Concurring with the views expressed above, His Lordship, Niki Tobi, JSC reproduced the provisions of Section 224(1) of the 1979 Constitution and held at pages 480-481 G-E & 482 A:
“As it is, the subsection provides for two situations where appeal will lie as of right from the decision of the Customary Court of Appeal. The first one is in respect of civil proceedings before the Customary Court of Appeal involving questions of Customary Law. The second one is not as specific as the first one. It is generic and omnibus. It provides for any other situation in which the National Assembly can by any Act enact.
The applicable provision is the first arm or leg. The provision is quite clear. The matter of appeal must involve Customary Law.
And what is Customary Law? Customary Law generally means relating to custom or usage of a given community. Customary law emerges from the traditional usage and practice of a people in a given community, which, by common habit, has acquired, to some extent, element of compulsion, and force of law with reference to the community. And because of the element of compulsion which it has acquired over the years by constant, consistent and community usage, it attracts sanctions of different kinds and is enforceable. Putting it in a more simplistic form, the relationship of members of a community is generally regarded as Customary Law of the people.
What is the content of Customary Law in that omnibus ground of appeal? There is none.”
On the amendment of the sole omnibus ground of appeal by the Customary Court of Appeal, suo motu, His Lordship Onnoghen, JSC (as he then was) opined at page 474 C-F supra:
“Does the amendment by the Customary Court of Appeal change the legal status of the ground of appeal? …
The issue of the filing of six additional grounds of appeal is a non-starter, as it amounts to an exercise in futility, there being no valid notice of appeal due to the absence of a valid ground of appeal raising a question of Customary Law for determination since there was no valid notice and ground of appeal to which any further grounds would have been added, the attempt at making the addition, is to try to resurrect a dead horse. It is stone dead. The same reasoning also applies to the purported amendment of the original omnibus ground of appeal. It is settled law that you cannot amend a defective document such as a notice of appeal so as to infuse life into it. In other words, a fundamentally defective notice of appeal cannot be cured by an amendment of same. You can only validly amend a valid notice of appeal not a fundamentally defective one, which in the eyes of the law is non-existent or dead. See: Awhinawhi Vs Oteri (1984) 5 SC 38; Atuyeye vs Ashamu (1987) 1 SC 333 at 358; (1987) 1 NWLR (Pt.49) 287.”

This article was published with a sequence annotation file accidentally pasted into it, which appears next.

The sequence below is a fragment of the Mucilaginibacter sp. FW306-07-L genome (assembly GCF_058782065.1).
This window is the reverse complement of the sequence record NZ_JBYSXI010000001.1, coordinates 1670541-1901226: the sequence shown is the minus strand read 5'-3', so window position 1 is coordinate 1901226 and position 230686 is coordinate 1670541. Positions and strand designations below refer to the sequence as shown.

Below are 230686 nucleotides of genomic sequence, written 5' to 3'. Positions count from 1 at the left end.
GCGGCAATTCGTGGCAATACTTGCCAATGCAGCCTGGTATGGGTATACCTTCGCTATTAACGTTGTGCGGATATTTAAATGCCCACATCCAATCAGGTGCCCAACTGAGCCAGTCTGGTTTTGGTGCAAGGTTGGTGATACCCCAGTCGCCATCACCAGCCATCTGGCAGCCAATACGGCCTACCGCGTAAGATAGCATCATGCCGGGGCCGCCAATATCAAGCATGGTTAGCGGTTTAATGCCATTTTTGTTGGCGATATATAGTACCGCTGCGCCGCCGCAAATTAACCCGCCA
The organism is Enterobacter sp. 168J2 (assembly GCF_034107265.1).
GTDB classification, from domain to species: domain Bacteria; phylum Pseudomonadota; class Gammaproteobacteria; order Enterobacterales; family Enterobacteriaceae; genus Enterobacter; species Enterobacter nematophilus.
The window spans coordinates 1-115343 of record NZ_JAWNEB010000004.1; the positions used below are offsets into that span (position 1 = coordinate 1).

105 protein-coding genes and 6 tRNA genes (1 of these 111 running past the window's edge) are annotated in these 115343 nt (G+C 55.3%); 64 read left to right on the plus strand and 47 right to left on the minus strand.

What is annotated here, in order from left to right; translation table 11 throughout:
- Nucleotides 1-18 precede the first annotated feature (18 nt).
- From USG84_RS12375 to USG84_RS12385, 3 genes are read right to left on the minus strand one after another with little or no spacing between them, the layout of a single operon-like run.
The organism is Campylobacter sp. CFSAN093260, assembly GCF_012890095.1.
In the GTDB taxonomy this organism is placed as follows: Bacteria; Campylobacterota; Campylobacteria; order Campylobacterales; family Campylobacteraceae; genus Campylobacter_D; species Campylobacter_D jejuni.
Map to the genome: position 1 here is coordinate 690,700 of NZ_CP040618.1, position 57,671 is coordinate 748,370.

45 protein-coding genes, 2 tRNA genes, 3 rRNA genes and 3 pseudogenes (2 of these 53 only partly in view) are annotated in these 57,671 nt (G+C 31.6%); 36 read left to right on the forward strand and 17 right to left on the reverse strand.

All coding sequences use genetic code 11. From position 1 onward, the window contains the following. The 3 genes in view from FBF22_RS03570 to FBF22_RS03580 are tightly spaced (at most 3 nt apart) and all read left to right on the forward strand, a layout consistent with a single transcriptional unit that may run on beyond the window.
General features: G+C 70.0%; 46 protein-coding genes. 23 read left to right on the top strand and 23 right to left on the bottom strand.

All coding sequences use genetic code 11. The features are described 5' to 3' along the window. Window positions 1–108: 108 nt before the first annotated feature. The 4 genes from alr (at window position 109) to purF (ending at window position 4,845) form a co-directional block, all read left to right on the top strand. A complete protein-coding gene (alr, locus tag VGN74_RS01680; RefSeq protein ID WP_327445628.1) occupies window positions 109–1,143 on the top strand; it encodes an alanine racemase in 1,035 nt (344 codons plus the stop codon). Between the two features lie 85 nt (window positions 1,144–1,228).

His Lordship, Oguntade, JSC had this to say at page 485 B— D (supra):
“The position was not made any better by the fact that the defendants/appellants amended their notice of appeal to raise the grounds which would have enabled the Customary Court of Appeal exercise appellate jurisdiction. This is the consequence of the fact that the notice of appeal filed by the defendant/appellants to initiate their appeal before the Customary Court of Appeal carried only one ground of appeal. If that solitary ground of appeal was invalid, then the appeal was not validly initiated. See Golok Vs Diyalpwan…”
I have laboured to produce in extenso the findings of the Court in Nwaigwe’s case, to illustrate the point that the ratio decidendi of the case was that the appeal before the Court of Appeal was incompetent and therefore a nullity because the sole omnibus ground of appeal did not raise any question of Customary Law and further, that the subsequent amendment of the notice of appeal to bring in grounds that would have enabled the Court to exercise its appellate jurisdiction, was an exercise in futility, as an incompetent notice of appeal cannot be amended.
It follows therefore, that if the appeal before the Customary Court of Appeal was incompetent and therefore non-existent in the eyes of the law, there was no decision from which an appeal could lie to the Supreme Court. In effect, the subsequent views expressed by His Lordship, Onnoghen, JSC (as he then was) to the effect that a ground of appeal complaining of an error of jurisdiction by a Customary Court or Customary Court of Appeal is an issue or question of Customary Law within the meaning of Section 247(1) and 224(1) of the 1979 Constitution (now Sections 282(1) and 245(1) of the 1999 Constitution, as amended), constitutes an obiter dictum.
It was held in AK Ltd vs NNPC (2005) 11 NWLR (Pt.937) 563 @ 589 H-A, per Edozie, Jsc: